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ANALYSIS: What’s On Palm8 Agenda

ANALYSIS: What’s On Palm8 Agenda
China's aircraft carrier Liaoningduring a new training mission. Japan is keen to use the PALM8 talks to promote its Free and Open Indo-Pacific Strategy (FOIP) in the South Pacific as a designed countermeasure to China’s growing ambitions in Asia. (Xinhua/Zeng Tao)
May 16
10:15 2018

The 8th Pacific Islands Lead­ers Meeting (PALM 8) will give Japan a chance to pro­mote its Free and Open Indo-Pa­cific Strategy (FOIP) in the South Pacific.

Foreign policy analysts believe the strategy, which is supported by American President Donald Trump, is a designed counter­measure to China’s perceived growing ambitions in Asia.

The PALM meeting will give Fiji and the Pacific Islands Countries (PICs) a rare chance to seek clari­fication from Japan’s president Shinzo Abe about their role in the strategy.

On May 18-19, Mr Abe will co-chair the meeting with Samoan Prime Minister Tuilaepa Maliele­gaoi as Japan aims to build strong­er relationships in the region.

The Fijian delegation will be led by Prime Minister Voreqe Baini­marama and includes Minister for Industry, Trade, Tourism and Lands Faiyaz Koya and his perma­nent secretary Shaheen Ali.

The Permanent Secretary in the Office of the PM, Yogesh Karan, is accompanying the delegation.

There are a few important areas up for discussion in Fukushima, Japan.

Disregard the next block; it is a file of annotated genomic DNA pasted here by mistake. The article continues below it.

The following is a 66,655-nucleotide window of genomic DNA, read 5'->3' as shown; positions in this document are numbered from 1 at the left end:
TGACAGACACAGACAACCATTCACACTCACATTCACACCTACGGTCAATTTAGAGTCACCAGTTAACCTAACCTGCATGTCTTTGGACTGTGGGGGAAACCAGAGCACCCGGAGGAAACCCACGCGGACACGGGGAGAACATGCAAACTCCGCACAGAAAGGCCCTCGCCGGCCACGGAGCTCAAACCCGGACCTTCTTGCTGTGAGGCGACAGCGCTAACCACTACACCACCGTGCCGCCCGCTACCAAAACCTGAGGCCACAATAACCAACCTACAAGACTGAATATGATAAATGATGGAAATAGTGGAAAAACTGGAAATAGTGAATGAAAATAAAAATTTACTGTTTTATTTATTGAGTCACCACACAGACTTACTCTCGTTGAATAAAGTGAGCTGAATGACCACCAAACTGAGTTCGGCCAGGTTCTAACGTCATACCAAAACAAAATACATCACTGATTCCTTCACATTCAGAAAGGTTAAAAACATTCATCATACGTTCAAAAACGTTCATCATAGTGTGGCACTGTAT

The issue of maritime security is expected to recur at the meeting, with academic Rieko Hayakawa recently highlighting the limits of PICs to police their Exclusive Eco­nomic Zones (EEZ).

“At this moment the large Pa­cific Ocean is a lawless space for all kinds of transnational crimes, such as human trafficking, illicit drug trade, illegal fishing, and ille­gal migration,” she wrote in May for the Japan Forward.

Part of the FOIP strategy are matters of sustainable fisheries and ocean conservation, two is­sues that have long been talked about in the South Pacific.

Pacific Island leaders will also look to strengthen the basis for sustainable development in the region, particularly in regard to climate change.

Japan’s Government, through its agency the Japan International Co-operation Agency (JICA), has been investing in and promoting renewable energy projects in Fiji and the region.

Judging by Mr Bainimarama’s comments in Bonn, Germany, last week, there will be calls for a greater contribution.

“What I find troubling is the lack of awareness that is continu­ally emerging in opinion polls in developed countries,” he said at Dialogue on Action for Climate Change Empowerment.

“It is undoubtedly part of the rea­son that the political response in some places to the need for climate action isn’t as great as it should be.”

Connecting Pacific citizens with a focus on movement and people-to-people interaction will also be part of the talks at the summit.

Together with that, ways to fur­ther upgrade human resources in the region is also likely to feature prominently during the talks

The PICs will hope to further secure instruments, similar to JICA’s Pacific- Leaders’ Educa­tional Assistance for Development of State (LEADS) scholarship pro­grammes, to aid this endeavour.

New Caledonia and French Poly­nesia will be the new entrants in the meeting after the two French territories graciously accepted a Japanese Government invite.

The decision means a Franco­phone Pacific view will be given a seat at the table that has, since 1997, been a purely Anglophone Pacific space.

They will join Cook Islands, the Federated States of Micronesia, Fiji, Kiribati, the Marshall Is­lands, Nauru, Niue, Palau, Papua New Guinea, Samoa, Solomon Islands, Tonga, Tuvalu, Vanuatu and ministerial representation from Australia and New Zealand.


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